Also by this author : Zero Degrees of Empathy (Essential reading for every human on earth - especially parents of young children and anyone in an abusive relationship).
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VINE VOICEon 31 December 2006
This is a book that I felt I should read for a long time and had to work myself up into reading. I shouldn't have been worried, it's actually really easy to read.

The Essential Difference, explores the possible differences between the male (systemising) brain and the female (empathising) brain, and also whether autism can be explained by being considered the extreme form of male brain. It is worth noting Baron-Cohen says that women can have male brains and men can have female brains.

The key to my enjoyment of this book was Baron-Cohen's tone and attitude, he is incredibly respectful of any differences and explains how these definitions shouldn't be used to limit people.

There are also four tests in the back of the book, so you can see what type of brain you have! I'm keeping mine a secret!

Highly recommended.
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on 21 February 2014
I was expecting the science underlying the empathy-systematising model of gender differences - the experiments and the data. There was indeed some allusion to this but mostly I found the book to be theorising and surmise. Hence my disappointment. Is it my imagination or was the book really suffused with a fear of upsetting the feminists (by which I mean those people who cling to the view that children enter the world tabula rasa, just awaiting their gender to be imprinted upon them by their upbringing)? The author did seem to find it impossible to refer to any of his female researchers without stating how wonderful and brilliant they were. Such personal comments are just not done in scientific literature, and they came over as crawling. I find it curious that systematising has a neutral flavour whereas empathy is presented as entirely positive. I wonder if this is quite right. However, I have no doubt that the basic empathy-systematising model is a sound guide, if not the whole truth, it's just that I had hoped for more solid empirical evidence. (I know, how very systematising of me). At the trivial level it did annoy me that he persisted in using "disinterested" when he meant "uninterested" (sorry, my pernickety male brain again). The final paragraph is bang on right though. Overall, better to have read it than not read it.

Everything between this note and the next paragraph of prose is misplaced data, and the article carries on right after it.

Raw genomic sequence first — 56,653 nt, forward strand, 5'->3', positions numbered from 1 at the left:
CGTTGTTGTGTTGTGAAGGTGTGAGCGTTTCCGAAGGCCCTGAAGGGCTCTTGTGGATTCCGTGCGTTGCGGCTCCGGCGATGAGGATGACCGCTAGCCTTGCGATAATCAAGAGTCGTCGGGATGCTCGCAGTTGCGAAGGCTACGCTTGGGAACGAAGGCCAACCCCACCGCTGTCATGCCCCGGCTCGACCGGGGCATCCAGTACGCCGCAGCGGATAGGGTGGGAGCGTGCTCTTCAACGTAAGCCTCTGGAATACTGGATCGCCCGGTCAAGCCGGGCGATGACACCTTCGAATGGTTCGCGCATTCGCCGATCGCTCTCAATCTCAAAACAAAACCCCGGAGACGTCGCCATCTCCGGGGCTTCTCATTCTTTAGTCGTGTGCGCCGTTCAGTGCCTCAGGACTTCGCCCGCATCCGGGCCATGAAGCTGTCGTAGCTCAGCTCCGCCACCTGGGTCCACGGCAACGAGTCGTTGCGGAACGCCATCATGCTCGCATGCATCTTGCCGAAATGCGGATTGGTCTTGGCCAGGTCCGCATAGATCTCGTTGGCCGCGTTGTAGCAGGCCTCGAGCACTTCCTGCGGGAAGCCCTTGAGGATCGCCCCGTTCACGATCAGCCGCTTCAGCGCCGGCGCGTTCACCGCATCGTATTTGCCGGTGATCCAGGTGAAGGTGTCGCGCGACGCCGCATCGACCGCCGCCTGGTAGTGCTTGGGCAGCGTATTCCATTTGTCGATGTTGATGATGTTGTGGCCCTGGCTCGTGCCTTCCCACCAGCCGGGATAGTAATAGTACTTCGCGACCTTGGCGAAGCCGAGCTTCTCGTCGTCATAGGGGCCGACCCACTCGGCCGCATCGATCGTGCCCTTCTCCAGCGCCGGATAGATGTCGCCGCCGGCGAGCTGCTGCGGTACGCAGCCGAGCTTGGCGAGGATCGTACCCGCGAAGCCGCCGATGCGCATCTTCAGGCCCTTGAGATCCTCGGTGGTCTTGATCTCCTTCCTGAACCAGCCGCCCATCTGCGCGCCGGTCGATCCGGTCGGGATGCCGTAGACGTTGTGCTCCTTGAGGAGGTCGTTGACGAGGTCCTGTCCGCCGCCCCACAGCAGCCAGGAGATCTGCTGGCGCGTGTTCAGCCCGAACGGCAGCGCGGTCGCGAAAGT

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on 8 May 2003
The book's theory states,
"The female brain is predominantly hard-wired for empathy. The male brain is predominantly hard-wired for understanding and building systems."
and this is backed up with evidence from many sources.
The two variable characteristics, systemizing and empathizing, are examined and the case is made that autism represents the extreme male brain.
What impresses me greatly about this book is that Simom Baron-Cohen shows time and again that average statistics cannot be used to pre-categorize individuals. An individual's actual scores on systemizing and empathizing cannot be predicted from their gender. He even provides tests in the Apendices for generating one's own description on these characteristics. They're very interesting.
This is a book about people and about the uniqueness of individuals. There are lots of stories and a strong appreciation of the value of differences. This is an engaging read, easy to understand and useful. The extensive references and bibliography are there to follow up, but they deliberately do not intrude on the text. My only quibble is that there's very little on the extreme female brain. Perhaps it'll get a book to itself!
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on 12 July 2016
As far as this non-expert reader can see, there's no faulting SBC's scientific rigour (although Cordelia Fine knowledgably questions some of the research and conclusions, in her book "Delusions of Gender") but it's hardly an exciting read. In fact, I'd go further and say that I found it quite dull. I studied a bit of physics and chemistry at university so I can appreciate the exactitude of SBC's measured and logical approach, but I can't help thinking that this book's style and structure would be better suited to an academic treatise than a popular science book. It reads like a research paper, and, like a research paper, SBC tells you at the beginning exactly what he's going to prove - within all the countless margins of errors and other entirely valid caveats with which he frames his conclusions - and then proceeds to do exactly that over multiple chapters. As I say, I can't fault the rigour of his method, but I also can't help thinking that non-expert readers might prefer a narrative structure that takes you from A to B. This book is precise, worthy and well-meaning, and is a good example of the scientific method. From this evidence, SBC is a skilled and methodical scientist, but in my humble opinion he lacks the humour and the popular touch to be a great popular science author.